White House wants agencies to open source their code

The Capitol Building

The US government is deepening its commitment to open source principles, proposing that federal agencies share software tools and release their code to developers.

By the start of July, all federal agencies will be required to release at least 20 per cent of the software they have had specially developed.

While 20 per cent is the minimum requirement, agencies are "strongly encouraged to publish as much custom-developed code as possible to further the Federal Government's commitment to transparency, participation, and collaboration".

"This collaborative atmosphere makes it easier to conduct software peer review and security testing, to reuse existing solutions, and to share technical knowledge," the paper, titled Federal Source Code Policy - Achieving Efficiency, Transparency, and Innovation through Reusable and Open Source Software, read.

The proposals refer to third-party code, as software developed in-house is designated as public domain by default.

The government is also attempting to encourage greater collaboration between agencies, by making them share software with each other. The policy is intended to eliminate some of the federal government's $9 billion annual software spend.

Under the new proposal, agencies will require the delivery of the full source code - as well as all documentation and distribution rights - for any software it commissions, which can then be re-used across the federal government.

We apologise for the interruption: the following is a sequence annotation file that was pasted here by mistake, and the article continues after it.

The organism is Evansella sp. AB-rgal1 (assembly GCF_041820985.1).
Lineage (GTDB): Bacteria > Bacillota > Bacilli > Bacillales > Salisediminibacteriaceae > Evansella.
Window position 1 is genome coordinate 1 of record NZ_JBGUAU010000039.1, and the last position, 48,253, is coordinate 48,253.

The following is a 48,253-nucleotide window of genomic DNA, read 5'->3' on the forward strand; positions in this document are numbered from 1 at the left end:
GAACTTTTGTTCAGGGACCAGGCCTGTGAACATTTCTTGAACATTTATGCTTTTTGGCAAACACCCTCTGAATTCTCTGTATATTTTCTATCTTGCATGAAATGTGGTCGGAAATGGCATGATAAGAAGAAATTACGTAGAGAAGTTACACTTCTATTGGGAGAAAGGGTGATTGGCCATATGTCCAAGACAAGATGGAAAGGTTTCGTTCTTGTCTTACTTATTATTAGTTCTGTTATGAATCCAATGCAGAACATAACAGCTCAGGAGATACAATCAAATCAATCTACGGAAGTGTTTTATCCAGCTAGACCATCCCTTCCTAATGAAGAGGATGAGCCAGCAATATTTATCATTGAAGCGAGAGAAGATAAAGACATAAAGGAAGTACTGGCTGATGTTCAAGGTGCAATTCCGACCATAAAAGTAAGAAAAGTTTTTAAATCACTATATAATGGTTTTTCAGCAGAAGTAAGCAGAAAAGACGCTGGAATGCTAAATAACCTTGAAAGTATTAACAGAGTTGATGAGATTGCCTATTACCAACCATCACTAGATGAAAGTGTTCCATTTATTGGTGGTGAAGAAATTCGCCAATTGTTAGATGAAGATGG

"Enhanced reuse of custom-developed code across the federal government," the report read, "such as reducing federal vendor lock-in, decreasing duplicative costs for the same code, [and] increasing transparency across the federal government."

Agencies will also be required to limit the amount of custom code purchased, by following a three-step plan when looking at their software needs.

This plan involves examining existing government software and pre-built commercial packages as potential alternatives to custom code, as well as looking at cloud computing solutions.

In order to help federal agencies adopt the new practices, the government will be establishing a repository of tools and resources - dubbed 'Project Open Source' - within the next three months.

Naturally, some tools and agencies - primarily those relating to national security - will be exempt from the new policy.

Adam Shepherd

Adam Shepherd has been a technology journalist since 2015, covering everything from cloud storage and security, to smartphones and servers. Over the course of his career, he’s seen the spread of 5G, the growing ubiquity of wireless devices, and the start of the connected revolution. He’s also been to more trade shows and technology conferences than he cares to count.

Adam is an avid follower of the latest hardware innovations, and he is never happier than when tinkering with complex network configurations, or exploring a new Linux distro. He was also previously a co-host on the ITPro Podcast, where he was often found ranting about his love of strange gadgets, his disdain for Windows Mobile, and everything in between.

You can find Adam tweeting about enterprise technology (or more often bad jokes) @AdamShepherUK.